Unformatted text preview: Currency Collapse ----------------- Central bank of country keeps its currency pegged to another currency (for all intents and purposes doing well) like the dollar Currency does well when liquidity is present, where the country does not build up debt and continues to please confident investors with strong economy, having manageable level of inflation and little trade deficit When not doing well, central bank of country borrows a lot of dollars to keep the exchange rate "pegged" or more or less fixed near value of the dollar; it does this by borrowing dollars to maintain a dollar reserve supply, substantiating the exchange's demand for dollars when the dollar supply is low ~ prevents traders from charging a higher amount of the currency for the dollar, which would devalue the currency Creates pressure as more dollars borrowed and reserves decline, causing a massive buildup of debt, and liquidity decreases because the more debt the central bank has the less credit worthy they are to lenders, who are less and less willing to lend Breton Woods era (after WW2 and ending in 70's): world currencies fixed on USD standard ~ problem arose when inflation in these countries rose in the presence of fixed exchange rate, which caused central banks to mass-borrow USD Investors eventually catch on through economic factors like the extremely small ratio of GDP to defecit in the country; they lose confidence and withdraw by selling their positions on the currency Selling pressure causes the central bank to increase interest rates in order to keep exiting investors, which causes collapse of banks and firms who were heavily exposed to the interest rate risk and FX risk involved (their short-term liabilities become too high) Currency then collapses because the central bank abandons the fixed or pegged exchange rate in order to attract demand for their currency and bring back investors to absolve the drop in their currency's value, also to keep inflation from getting out of control Currency exchange rate often overshoots the "real" value based on inflation indices because of panic selling on a massive scale Becomes a vicious cycle, and in the background banks and firms are defaulting on loans (when they can't pay the high interest rates on their debt), which causes collapse of parties exposed to that sort of credit risk When probability of reserves being exhausted is significant, holders of currency want to trade the currency for government reserves In wartime, the printing of money to finance an army aggresively increases the money supply, which will give way to massive inflation and wartime debt, and may cause currency collapse eventually Moral of the story: don't try to control inflation by pegging currency to another; keep it floating to avoid crisis and moderate it by raising interest rates Bank Runs --------- In financial crisis, banks are stuck with exposure to liquidity risk because it exists to provide "liquidity transformation" (services borrowers and lenders at the same time and collecting a spread) If banks hold opposite-maturity assets and liabilities, it faces liquidity risk of interest rate increase, which causes long term assets to be lowered in value (since an increased rate for the same future value will yield a lower present value for fixed income holdings for example), which they cannot sell at the good price to finance the interest payments of their liabilities to depositors; another way to look at it is long-term assets cannot be refinanced at the higher interest rate, etc. One way to avoid bank run is to hedge the liquidity risk by entering into interest rate swap to obtain a floating rate on long-term assets, or interest rate call options Bank could also hold same-term assets and liabilities Speculator Attack ----------------- Government does not want to aggravate speculator attack by making statements that lead to decreased confidence in its currency; doing so may cause speculators to short the currency and sell spot and forward; one sign of devaluing currency is when people inside government start taking short positions on currency questions: inflation good to a point? but eventually what happens when inflation gets out of control? why is it that bad? people could still afford goods if their salaries are growing at the same rate CPI excludes food and energy ~ why? wouldn't that misrepresent the real rate of inflation? mechanics of trade deficit and how it can cause collapse can high level of investment in the currency cause crisis like the internet bubble in tech equities? (causing overvalued currencies with no real backed reserves i.e. revenue to show for it) Governments peg currencies to the dollar to stabilize their value. To maintain a peg, the central bank attempts to control the dollar price of its currency by intervening in currency markets. For example, if the market's dollar supply is not enough to meet dollar demand at the official exchange rate, then the government supplies dollars out of its reserves. This action prevents traders from demanding more currency for dollars and causing a currency to depreciate. ...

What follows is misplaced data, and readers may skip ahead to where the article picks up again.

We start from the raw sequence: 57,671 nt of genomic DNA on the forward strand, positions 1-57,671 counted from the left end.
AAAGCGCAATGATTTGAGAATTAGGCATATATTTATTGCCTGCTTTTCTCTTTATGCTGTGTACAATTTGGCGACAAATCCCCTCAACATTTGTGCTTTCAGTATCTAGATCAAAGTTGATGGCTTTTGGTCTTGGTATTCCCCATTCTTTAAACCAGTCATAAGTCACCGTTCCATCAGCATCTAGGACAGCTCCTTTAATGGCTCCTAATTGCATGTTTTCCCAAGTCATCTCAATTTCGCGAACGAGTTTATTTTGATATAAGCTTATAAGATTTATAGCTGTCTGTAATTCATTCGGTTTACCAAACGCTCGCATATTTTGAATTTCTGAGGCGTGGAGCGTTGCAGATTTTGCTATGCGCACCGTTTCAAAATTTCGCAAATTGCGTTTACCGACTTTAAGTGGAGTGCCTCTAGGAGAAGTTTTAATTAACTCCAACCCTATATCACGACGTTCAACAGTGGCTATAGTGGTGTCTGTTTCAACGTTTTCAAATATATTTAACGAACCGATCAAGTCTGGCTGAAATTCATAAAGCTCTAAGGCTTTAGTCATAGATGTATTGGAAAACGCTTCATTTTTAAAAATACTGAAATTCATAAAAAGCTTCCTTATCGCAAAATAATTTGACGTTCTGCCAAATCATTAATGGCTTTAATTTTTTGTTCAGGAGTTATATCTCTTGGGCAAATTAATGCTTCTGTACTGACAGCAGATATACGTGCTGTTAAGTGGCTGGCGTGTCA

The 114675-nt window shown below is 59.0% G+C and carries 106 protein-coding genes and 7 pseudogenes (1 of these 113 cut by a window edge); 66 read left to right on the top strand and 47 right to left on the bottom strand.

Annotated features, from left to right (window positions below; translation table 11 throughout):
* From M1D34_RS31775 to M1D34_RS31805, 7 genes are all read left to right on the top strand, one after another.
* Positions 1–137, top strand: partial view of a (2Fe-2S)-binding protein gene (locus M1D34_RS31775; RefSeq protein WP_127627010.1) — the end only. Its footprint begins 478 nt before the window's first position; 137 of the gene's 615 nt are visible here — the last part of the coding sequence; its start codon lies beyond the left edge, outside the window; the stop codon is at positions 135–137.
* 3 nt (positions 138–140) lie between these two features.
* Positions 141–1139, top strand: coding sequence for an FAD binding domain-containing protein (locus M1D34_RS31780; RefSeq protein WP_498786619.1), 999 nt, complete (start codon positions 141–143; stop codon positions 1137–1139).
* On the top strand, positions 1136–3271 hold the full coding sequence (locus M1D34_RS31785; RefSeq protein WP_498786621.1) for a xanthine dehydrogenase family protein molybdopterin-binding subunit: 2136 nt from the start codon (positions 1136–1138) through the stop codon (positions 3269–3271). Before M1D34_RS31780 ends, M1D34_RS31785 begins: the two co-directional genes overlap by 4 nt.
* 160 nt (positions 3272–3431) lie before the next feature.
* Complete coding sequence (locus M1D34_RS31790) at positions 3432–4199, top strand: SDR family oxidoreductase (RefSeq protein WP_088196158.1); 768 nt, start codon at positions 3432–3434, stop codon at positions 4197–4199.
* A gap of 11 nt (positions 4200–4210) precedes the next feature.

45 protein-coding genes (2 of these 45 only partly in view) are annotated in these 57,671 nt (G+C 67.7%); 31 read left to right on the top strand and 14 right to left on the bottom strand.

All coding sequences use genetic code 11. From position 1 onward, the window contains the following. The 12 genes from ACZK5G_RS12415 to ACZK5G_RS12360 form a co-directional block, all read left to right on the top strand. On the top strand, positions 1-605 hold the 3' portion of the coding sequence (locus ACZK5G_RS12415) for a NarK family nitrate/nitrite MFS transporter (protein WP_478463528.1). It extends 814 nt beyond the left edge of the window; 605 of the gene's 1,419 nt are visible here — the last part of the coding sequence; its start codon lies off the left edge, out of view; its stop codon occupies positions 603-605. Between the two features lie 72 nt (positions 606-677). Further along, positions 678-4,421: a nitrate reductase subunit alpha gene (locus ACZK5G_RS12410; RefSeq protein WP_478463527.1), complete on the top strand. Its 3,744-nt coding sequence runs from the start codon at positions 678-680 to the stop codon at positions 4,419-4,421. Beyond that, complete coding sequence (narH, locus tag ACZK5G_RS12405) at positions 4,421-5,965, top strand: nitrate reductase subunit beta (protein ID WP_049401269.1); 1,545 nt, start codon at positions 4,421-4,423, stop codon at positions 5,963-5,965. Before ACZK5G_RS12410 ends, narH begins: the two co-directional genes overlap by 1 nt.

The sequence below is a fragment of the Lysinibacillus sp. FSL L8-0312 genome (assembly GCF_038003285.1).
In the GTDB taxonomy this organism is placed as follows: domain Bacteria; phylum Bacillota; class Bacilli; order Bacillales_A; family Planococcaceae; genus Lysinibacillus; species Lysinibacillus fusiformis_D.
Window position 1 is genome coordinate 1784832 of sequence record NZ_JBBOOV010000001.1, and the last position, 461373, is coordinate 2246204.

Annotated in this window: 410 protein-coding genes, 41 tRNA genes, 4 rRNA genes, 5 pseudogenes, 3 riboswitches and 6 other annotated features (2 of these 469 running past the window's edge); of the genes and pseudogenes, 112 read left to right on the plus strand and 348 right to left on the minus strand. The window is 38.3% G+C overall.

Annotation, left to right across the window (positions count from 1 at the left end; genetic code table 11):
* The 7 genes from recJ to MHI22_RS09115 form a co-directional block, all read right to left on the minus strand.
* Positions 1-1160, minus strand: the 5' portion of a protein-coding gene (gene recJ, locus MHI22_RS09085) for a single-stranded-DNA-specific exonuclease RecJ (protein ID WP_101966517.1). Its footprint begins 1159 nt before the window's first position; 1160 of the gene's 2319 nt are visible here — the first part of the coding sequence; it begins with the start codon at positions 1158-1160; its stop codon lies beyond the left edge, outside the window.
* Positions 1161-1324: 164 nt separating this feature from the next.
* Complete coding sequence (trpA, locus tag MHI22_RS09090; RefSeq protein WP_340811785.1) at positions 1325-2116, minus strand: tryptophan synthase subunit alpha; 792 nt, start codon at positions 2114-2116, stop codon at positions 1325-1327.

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- Fall '06
- Inflation, Foreign exchange market, central banks